Philippine President Gloria Macapagal Arroyo, saying it was her voice in recordings that have sparked calls for her to quit, apologized on Monday for a lapse in judgment but insisted she did not sway last year's election.
The opposition, which also accuses members of Arroyo's family of taking kickbacks of illegal gambling, has seized on the recordings of conversations with a senior election official as proof she cheated her way to a fresh term in May 2004.
"I was anxious to protect my votes and during that time had conversations with many people, including a Comelec (commission on elections) official. My intent was not to influence the outcome of the election and it did not," she said in a televised speech, breaking three weeks of silence over the recordings.
"I recognize that making any such call was a lapse in judgment. I am sorry. I also regret taking so long to speak before you on this matter."
There is no law to stop candidates from talking to election officials. But the opposition says the recordings, which seem to show Arroyo calling on election commissioner Virgilio Garcillano for a bigger margin of victory, broke the ethical limits.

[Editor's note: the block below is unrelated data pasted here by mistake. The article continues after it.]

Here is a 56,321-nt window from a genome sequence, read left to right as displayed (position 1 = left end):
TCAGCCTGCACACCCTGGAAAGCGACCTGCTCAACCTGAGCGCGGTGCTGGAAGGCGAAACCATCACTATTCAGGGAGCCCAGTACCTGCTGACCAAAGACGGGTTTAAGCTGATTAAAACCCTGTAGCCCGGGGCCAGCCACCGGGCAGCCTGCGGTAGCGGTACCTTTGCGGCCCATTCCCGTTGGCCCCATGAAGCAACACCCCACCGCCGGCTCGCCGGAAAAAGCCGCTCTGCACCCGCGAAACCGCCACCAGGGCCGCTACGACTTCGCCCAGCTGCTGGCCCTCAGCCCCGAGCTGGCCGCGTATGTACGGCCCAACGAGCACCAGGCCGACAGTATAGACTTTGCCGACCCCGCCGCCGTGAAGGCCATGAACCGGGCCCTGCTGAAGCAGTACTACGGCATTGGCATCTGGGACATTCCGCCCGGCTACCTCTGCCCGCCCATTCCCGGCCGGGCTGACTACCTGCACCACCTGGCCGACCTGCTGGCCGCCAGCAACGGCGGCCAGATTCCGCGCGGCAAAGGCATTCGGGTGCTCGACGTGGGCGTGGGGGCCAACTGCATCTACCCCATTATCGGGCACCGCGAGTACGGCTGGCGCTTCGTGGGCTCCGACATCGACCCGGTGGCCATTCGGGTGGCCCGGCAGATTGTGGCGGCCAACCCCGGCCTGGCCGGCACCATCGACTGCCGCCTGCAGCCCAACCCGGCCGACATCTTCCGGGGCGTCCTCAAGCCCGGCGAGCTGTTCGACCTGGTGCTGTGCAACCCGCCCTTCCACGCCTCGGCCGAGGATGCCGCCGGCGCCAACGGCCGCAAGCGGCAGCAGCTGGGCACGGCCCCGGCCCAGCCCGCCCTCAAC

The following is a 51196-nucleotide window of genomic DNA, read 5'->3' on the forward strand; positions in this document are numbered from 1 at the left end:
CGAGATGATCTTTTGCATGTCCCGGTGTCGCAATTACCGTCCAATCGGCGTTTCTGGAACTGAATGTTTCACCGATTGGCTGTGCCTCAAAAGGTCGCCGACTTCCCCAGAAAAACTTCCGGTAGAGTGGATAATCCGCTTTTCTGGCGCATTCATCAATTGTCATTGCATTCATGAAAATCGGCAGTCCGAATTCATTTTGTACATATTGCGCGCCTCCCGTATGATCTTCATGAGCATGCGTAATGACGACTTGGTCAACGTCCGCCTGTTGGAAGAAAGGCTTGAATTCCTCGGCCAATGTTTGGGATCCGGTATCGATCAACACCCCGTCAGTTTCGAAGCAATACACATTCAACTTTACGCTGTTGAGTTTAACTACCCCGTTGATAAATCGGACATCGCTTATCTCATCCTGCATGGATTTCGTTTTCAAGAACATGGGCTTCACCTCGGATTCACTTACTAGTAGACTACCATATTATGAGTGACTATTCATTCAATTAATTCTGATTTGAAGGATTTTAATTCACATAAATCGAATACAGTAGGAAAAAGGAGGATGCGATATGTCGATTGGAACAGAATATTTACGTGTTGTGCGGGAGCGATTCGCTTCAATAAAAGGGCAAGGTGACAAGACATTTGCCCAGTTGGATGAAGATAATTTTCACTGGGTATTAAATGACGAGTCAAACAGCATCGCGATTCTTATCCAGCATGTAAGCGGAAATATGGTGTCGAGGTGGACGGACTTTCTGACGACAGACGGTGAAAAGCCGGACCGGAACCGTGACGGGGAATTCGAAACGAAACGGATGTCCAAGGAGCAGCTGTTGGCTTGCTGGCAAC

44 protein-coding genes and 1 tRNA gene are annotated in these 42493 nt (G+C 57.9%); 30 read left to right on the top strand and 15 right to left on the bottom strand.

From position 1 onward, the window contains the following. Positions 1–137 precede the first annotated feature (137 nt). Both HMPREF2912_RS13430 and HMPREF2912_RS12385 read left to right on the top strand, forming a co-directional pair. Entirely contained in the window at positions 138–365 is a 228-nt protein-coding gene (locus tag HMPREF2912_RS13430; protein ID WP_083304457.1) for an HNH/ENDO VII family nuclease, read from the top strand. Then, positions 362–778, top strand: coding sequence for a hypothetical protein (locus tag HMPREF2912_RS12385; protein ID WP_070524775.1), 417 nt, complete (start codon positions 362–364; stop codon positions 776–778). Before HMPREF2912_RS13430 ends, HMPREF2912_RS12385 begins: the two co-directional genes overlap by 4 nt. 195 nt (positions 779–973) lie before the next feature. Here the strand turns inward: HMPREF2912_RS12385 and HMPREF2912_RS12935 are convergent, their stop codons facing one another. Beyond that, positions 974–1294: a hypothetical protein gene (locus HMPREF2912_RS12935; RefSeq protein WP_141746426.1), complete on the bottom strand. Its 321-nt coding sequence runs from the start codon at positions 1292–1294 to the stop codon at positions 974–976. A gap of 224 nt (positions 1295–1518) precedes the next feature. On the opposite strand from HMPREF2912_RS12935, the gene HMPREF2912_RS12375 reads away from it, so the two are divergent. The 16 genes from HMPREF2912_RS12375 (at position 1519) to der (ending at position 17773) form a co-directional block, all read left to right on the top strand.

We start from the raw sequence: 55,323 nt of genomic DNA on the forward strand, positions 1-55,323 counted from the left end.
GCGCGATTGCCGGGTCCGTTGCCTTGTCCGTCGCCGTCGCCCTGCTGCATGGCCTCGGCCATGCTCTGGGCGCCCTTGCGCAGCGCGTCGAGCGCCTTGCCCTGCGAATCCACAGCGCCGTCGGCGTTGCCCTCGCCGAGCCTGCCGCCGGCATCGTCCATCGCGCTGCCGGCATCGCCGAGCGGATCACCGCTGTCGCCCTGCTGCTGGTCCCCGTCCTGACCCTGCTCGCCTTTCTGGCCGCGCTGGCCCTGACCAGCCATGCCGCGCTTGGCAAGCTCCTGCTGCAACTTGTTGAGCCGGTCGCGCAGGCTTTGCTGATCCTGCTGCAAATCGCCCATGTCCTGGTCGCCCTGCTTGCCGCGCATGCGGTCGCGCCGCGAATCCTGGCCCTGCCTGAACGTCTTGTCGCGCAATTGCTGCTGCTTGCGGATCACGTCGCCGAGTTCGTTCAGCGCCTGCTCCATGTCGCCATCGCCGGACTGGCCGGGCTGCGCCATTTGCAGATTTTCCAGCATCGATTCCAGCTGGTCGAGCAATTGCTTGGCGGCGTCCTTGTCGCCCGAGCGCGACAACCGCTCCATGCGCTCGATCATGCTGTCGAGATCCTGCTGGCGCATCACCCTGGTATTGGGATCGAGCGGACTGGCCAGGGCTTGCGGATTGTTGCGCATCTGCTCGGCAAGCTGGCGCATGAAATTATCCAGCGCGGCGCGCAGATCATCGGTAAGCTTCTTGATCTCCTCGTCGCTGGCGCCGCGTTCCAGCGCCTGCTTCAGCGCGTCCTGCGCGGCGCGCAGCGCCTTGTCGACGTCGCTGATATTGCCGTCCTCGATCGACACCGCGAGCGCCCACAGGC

Arroyo's spokesman had previously said the recordings had been doctored.
Nothing has been proven against Arroyo or her family, with the government saying the accusations are part of a plot to undermine and oust her. But the political noise has rattled financial markets over fears for Arroyo's fiscal reform agenda.
sway : to influence or direct by power and authority; by persuasion, or by moral force（影响，支配）
kickback: a commercial bribe paid by a seller to a purchasing agent in order to induce the agent to enter into the transaction（回扣，酬金）